4.5   The Union Statement

       The UNION clause is used to merge the results of two or more SELECT statements.
       Duplicate rows are eliminated unless the ALL qualifier is used (UNION ALL). Views are
       not allowed in a UNION clause. The number of columns and data types must be the
       same in each select statement.

       UNION is useful when retrieving a set of data, that requires a number of SQL statements,
       into one output. In some cases OR, in the WHERE condition, is used to get the same
       results.

       Syntax Diagram

       SELECT [DISTINCT] {columnlist,*} FROM tablename
       [WHERE condition [AND condition]]
       [ORDER BY columnlist]
       UNION
       SELECT [DISTINCT] {columnlist,*} FROM tablename
       [WHERE condition [AND condition]]
       [ORDER BY columnlist];

       LCTA Example 1 (SQLBase, Oracle and Access)

       SELECT PlotID, LandUse FROM LandUse
       WHERE PlotID = 1
       UNION
       SELECT PlotID, LandUse FROM LandUse
       WHERE PlotID = 10;




                                                                                              19
LCTA Example 2 (SQLBase)

SELECT ‘TRAIL ’ AS Dist, (gdtrail*100/gdobs) FROM PCSDPlotSum
WHERE AnalYear = 1989
UNION
SELECT ‘PASS’,(gdpass*100/gdobs) FROM PCSDPlotSum
WHERE AnalYear = 1989
UNION
SELECT ‘OTHERTYPE’,(gdother*100/gdobs) FROM PCSDPlotSum
WHERE AnalYear = 1989
ORDER BY 1;


English Translation 1

Return the plot number and land use values for plot number 1 and 10. The resulting set
of values from both statements is appended to create one result set.

English Translation 2

Return a user defined text field, named Dist, and the mean trail, pass, and other
disturbances for 1989

Example 2, SQLBase syntax, contains some minor details of the UNION clause to be
aware of in SQLBase. The defined value for Dist, which is manually defined, uses the
AS key word to rename the output column. The AS key word is only used in the first
SELECT statement. The length of the first defined variable Dist must be as long or
longer than the longest string defined. Note the blank spaces at the end of 'TRAIL'.
Also, example 2 uses 1 not Dist in the ORDER BY clause. This is a short hand method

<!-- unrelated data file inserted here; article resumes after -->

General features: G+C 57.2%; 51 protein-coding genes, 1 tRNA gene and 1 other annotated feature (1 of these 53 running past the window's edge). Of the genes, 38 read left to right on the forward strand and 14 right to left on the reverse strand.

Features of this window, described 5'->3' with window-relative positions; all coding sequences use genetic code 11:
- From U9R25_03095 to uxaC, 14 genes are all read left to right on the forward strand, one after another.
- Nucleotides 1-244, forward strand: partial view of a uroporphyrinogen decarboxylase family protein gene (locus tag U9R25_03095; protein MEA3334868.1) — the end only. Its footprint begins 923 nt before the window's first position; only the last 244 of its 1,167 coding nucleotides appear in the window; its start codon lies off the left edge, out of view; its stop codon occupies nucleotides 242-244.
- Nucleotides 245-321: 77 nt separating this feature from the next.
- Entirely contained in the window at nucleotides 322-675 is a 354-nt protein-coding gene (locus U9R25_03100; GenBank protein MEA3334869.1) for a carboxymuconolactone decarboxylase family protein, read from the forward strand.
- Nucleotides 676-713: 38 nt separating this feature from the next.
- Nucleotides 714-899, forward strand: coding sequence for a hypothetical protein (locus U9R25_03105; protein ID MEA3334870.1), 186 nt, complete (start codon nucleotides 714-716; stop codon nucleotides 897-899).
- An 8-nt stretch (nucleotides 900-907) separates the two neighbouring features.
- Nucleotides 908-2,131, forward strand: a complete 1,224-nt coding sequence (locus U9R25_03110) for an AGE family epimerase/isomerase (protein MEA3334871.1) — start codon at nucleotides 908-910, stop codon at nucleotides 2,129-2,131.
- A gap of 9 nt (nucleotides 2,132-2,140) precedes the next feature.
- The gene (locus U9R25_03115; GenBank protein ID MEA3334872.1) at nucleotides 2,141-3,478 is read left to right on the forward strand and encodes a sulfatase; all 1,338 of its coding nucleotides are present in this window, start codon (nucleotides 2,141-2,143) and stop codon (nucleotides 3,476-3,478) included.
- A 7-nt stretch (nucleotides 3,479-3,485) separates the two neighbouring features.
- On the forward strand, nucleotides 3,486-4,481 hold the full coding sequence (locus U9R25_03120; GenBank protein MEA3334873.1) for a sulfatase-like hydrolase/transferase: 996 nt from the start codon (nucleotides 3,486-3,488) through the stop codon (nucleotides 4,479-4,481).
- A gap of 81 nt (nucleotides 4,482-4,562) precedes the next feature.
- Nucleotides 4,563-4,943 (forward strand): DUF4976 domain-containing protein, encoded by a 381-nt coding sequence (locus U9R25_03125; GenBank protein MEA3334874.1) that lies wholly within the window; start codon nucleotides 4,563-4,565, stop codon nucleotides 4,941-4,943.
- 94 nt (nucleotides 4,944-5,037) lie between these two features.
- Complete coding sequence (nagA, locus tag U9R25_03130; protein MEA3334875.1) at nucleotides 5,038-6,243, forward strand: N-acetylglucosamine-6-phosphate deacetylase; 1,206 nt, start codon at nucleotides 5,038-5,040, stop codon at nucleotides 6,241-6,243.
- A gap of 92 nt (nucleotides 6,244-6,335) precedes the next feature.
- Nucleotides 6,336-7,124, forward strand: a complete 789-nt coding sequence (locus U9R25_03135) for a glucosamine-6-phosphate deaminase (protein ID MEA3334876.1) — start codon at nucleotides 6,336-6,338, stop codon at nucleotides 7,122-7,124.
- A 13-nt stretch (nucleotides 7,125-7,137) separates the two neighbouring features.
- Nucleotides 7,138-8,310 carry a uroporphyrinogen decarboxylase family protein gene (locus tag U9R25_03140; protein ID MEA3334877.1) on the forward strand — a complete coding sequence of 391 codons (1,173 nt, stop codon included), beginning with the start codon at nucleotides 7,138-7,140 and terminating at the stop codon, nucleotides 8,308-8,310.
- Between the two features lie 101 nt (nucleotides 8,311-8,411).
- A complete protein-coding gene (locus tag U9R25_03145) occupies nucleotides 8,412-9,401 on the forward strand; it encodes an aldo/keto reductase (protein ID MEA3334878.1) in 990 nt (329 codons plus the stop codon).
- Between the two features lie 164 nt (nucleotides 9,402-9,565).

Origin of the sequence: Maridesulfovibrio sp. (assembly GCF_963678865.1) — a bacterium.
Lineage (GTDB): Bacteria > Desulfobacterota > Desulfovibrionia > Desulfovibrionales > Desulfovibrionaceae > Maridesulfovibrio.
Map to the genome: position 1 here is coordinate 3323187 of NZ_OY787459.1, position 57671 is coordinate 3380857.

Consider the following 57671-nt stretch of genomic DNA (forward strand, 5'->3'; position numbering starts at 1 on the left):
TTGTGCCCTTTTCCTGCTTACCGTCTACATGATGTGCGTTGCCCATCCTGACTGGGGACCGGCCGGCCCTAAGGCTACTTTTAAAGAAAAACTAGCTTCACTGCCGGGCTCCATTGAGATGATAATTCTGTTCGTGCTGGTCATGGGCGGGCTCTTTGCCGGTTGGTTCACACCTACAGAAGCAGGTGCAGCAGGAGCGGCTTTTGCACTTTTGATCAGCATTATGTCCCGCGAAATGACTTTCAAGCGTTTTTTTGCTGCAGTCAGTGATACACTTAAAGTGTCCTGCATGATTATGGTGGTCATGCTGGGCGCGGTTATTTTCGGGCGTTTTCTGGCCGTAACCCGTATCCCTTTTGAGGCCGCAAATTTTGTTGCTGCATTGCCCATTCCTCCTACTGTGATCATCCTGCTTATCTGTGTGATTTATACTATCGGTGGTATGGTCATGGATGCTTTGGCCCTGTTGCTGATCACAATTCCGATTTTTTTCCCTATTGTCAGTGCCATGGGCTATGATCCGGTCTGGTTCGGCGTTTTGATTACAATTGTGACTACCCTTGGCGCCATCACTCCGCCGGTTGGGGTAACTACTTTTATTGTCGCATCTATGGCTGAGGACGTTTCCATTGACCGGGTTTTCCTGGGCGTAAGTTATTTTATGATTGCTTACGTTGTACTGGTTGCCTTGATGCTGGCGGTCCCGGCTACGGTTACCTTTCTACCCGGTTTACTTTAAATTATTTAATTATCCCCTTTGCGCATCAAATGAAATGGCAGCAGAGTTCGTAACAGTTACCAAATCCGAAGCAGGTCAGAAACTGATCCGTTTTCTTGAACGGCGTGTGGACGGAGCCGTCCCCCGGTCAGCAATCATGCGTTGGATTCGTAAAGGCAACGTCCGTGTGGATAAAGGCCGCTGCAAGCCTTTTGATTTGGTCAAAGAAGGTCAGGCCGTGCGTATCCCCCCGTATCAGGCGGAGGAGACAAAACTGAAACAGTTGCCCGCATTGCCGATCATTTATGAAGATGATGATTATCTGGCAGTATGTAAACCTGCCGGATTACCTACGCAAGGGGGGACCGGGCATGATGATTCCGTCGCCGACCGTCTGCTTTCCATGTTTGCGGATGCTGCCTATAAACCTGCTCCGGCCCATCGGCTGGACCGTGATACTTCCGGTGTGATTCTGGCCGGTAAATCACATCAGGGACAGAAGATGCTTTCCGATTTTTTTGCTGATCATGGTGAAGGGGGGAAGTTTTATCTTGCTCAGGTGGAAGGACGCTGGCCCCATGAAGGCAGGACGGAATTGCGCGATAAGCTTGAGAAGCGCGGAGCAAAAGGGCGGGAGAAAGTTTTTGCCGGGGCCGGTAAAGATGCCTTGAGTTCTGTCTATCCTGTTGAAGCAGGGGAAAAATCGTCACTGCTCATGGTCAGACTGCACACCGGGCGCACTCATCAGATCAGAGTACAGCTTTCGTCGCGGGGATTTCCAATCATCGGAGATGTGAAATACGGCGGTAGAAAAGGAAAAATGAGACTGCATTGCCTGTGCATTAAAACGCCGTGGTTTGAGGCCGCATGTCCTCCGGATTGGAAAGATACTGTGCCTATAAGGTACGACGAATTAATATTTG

of listing the variables in SQLBase. The number corresponds to the list of columns
following the SELECT key word. The short hand method is required in UNION
clauses.

The Access syntax does not need the additional spaces in the string 'TRAIL'. It also uses
Dist as the order by variable, not 1.

Example 2, SQLBase syntax, uses a mathematical expression to calculate the average
trail, pass, and other disturbances per plot from the data summary table PCSDPlotSum.
The Plant Cover Surface Disturbance (PCSD) analysis, from the LCTA Program
Manager, stores data in the table PCSDPlotSum. GDPass, GDTrail and GDOther are the
number of pass, trail, and other disturbance hits on the ground for a plot. GDObs is the
number of total disturbance hits on the ground for that plot. Because all of these values
are integers, dividing them returns the value of an integer divide, 0. To force SQLBase to
perform a non-integer divide the numerator is multiplied by 100, the value returned is the
percent bare ground.




                                                                                       20
    In Access, integer division is not a worry. In example 2 the returned value of calculated
    mean is a percent. Remove (*100) from the statement to express the value as a decimal.


5 References

    Sprouse, W. and Anderson, A. B. Land Condition Trend Analysis (LCTA) Program Data
    Dictionary: Version 1.0. USACERL ADP Report EN-95/03. Champaign, IL.

    Tazik, D.J., Warren, S.D., Diersing, V.E., Shaw, R.B., Brozka, R.J., Bagley, C.F., and
    Whitworth, W.R. (1992). U.S. Army Land Condition-Trend Analysis (LCTA) Plot
    Inventory Field Methods. USACERL Technical Report N-92/03. Champaign, IL.




                                                                                             21

				
DOCUMENT INFO
Description: Many database applications, such as Access LCTA, offer analyses and utilities to summarize data. In order to summarize data beyond these programs and maintain the database, Structured Query Language (SQL) is required. Although many databases allow for generating queries through the use of a point-and-click tool, this is often time consuming. Once the basic SQL statements are understood, summarizing and maintaining the data will become easier and faster.